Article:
GCPBA RiverNews 6/10/2018 - Hualapai Land & River Access Permits
The Hualapai Game and Fish Department sent out the following notice on June 4th (Our delay of reporting this was due to an Idaho boating trip):
Public Notice: Hualapai River Access Permit Checks Upstream Of Diamond Creek (RM225)
The Hualapai Tribe will be conducting river access permits the week of July 9, 2018 through July 13, 2018 on the Colorado River upstream of Diamond Creek. Hualapai Tribal boundaries began (sic) at RM 164.5 to RM 287 river left.
Prior to your launch date please request a Hualapai River permit from Hualapai Game and Fish Department at 928/769-2227/1122 or by email: [email protected]
. A Hualapai River Access Permit will allow for hiking or camping on Hualapai Tribal lands associated with your Colorado River Trip. A Hualapai River Access Permit does not allow for any backcountry hiking.
River Access Permits: $100 per person.
Launch or take-outs at Diamond Creek (advance permit request) $55 per person, per vehicle and per driver.
Launch or take-outs at Diamond Creek (day of arrival) $60 per person, per vehicle and per driver.
For additional information, please contact Hualapai Game and Fish Department at 928/769-2227/1122 and or email at [email protected]
(end of notice)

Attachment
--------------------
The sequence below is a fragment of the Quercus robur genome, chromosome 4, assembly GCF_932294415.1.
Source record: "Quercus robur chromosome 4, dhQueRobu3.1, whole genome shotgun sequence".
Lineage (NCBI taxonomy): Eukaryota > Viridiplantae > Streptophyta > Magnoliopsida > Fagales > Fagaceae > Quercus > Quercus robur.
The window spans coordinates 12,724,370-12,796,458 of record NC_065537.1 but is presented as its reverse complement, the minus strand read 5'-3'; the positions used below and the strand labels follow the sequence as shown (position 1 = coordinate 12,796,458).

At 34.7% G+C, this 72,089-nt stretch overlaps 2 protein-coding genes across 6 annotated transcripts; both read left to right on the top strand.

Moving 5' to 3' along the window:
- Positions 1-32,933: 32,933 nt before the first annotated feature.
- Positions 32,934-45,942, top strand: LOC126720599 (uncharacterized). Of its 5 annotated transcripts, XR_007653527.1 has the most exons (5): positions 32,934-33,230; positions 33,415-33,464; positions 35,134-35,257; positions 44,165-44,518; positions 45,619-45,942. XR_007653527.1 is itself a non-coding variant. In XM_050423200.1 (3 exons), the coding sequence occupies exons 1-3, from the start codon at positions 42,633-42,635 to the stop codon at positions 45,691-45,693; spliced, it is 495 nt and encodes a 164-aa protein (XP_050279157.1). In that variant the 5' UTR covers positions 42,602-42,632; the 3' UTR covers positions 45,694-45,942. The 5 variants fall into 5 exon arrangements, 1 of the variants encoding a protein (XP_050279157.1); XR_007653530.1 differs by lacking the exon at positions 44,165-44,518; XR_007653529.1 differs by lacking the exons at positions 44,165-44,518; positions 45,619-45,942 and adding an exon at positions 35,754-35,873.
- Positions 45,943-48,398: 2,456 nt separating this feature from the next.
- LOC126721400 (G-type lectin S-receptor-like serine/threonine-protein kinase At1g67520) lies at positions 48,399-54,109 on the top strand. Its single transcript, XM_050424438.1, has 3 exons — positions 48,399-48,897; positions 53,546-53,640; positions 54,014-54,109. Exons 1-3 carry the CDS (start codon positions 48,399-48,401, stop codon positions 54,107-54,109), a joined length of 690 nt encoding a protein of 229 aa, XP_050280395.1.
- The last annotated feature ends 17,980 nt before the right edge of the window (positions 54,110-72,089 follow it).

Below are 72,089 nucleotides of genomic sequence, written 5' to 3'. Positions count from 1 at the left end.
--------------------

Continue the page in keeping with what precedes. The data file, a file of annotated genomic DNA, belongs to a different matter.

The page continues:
GCPBA reported in July, 2017, that Hualapai Chairman Damon Clarke and his associates spoke to us of an intent to require a permit "for all hiking, camping, and sightseeing on tribal lands at river left between miles 164.5 and 273.5" so they can keep track of who is where and when. We now have their intent in print. At that time they intended a $30 per person, per night fee. River runners scouting rapids at river left would not need a permit.
The Hualapai permit requirement applies to private and commercial river runners. The Hualapai have not made it clear how they intend to check for permits and enforce this. It is not clear what the consequences would be for river runners who are ticketed for violations.
The Hualapai Nation land boundary has been in dispute for many years. Their claim is that their land extends to the middle of the river. The National Park Service (The U.S, Department of the Interior) says their land stops at the historic high water mark, from when the river was undammed. The NPS has not openly challenged the Hualapai claim.
Grand Canyon river runners have recently been told at the ranger orientation of this issue, but have not specifically been told not to hike or camp on the disputed land. Essentially, we have been told to make our own decisions regarding what we want to do at those river miles.
GCPBA will continue to discuss this issue with Grand Canyon National Park personnel.
GCPBA RiverNews is a service of Grand Canyon Private Boaters Association.
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